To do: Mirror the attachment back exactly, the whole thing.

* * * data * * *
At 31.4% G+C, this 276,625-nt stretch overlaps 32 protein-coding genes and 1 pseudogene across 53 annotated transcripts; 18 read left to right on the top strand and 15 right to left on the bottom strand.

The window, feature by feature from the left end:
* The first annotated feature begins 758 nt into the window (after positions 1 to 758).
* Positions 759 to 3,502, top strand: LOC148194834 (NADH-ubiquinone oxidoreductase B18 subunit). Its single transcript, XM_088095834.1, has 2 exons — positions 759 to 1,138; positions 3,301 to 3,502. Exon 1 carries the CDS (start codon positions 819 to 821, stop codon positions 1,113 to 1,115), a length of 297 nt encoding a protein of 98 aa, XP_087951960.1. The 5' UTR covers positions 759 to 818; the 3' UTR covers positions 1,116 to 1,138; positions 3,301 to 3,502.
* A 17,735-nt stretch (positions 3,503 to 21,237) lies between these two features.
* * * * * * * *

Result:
At 31.4% G+C, this 276,625-nt stretch overlaps 32 protein-coding genes and 1 pseudogene across 53 annotated transcripts; 18 read left to right on the top strand and 15 right to left on the bottom strand.

The window, feature by feature from the left end:
* The first annotated feature begins 758 nt into the window (after positions 1 to 758).
* Positions 759 to 3,502, top strand: LOC148194834 (NADH-ubiquinone oxidoreductase B18 subunit). Its single transcript, XM_088095834.1, has 2 exons — positions 759 to 1,138; positions 3,301 to 3,502. Exon 1 carries the CDS (start codon positions 819 to 821, stop codon positions 1,113 to 1,115), a length of 297 nt encoding a protein of 98 aa, XP_087951960.1. The 5' UTR covers positions 759 to 818; the 3' UTR covers positions 1,116 to 1,138; positions 3,301 to 3,502.
* A 17,735-nt stretch (positions 3,503 to 21,237) lies between these two features.